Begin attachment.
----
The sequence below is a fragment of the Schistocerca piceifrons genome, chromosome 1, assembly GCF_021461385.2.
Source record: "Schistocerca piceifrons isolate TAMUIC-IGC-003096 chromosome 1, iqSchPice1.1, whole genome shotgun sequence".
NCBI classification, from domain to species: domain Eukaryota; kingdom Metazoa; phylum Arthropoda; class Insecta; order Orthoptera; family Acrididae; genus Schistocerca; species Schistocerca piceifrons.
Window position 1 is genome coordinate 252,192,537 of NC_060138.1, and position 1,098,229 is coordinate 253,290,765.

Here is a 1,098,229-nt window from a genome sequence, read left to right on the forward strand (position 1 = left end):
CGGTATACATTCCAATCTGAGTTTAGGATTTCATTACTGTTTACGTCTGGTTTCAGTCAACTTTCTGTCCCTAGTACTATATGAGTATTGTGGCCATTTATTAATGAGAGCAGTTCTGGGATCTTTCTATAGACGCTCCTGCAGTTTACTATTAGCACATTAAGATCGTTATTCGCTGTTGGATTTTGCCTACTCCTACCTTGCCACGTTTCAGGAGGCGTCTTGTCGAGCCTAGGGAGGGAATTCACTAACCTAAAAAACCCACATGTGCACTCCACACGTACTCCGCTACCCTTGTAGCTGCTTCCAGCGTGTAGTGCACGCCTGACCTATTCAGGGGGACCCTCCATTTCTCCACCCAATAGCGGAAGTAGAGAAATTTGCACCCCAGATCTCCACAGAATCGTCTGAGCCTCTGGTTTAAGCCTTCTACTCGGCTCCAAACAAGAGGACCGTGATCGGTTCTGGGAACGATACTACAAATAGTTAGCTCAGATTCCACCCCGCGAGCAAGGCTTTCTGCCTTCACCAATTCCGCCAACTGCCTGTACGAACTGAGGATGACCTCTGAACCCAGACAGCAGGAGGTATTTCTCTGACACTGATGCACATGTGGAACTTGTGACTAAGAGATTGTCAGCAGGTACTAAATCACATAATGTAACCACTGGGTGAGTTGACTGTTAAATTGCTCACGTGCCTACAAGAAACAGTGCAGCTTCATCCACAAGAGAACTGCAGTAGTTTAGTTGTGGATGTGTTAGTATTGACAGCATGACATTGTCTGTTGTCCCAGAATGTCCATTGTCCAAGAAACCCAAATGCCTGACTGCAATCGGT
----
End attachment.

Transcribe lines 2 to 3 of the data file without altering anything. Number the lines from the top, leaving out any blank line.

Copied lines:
Source record: "Schistocerca piceifrons isolate TAMUIC-IGC-003096 chromosome 1, iqSchPice1.1, whole genome shotgun sequence".
NCBI classification, from domain to species: domain Eukaryota; kingdom Metazoa; phylum Arthropoda; class Insecta; order Orthoptera; family Acrididae; genus Schistocerca; species Schistocerca piceifrons.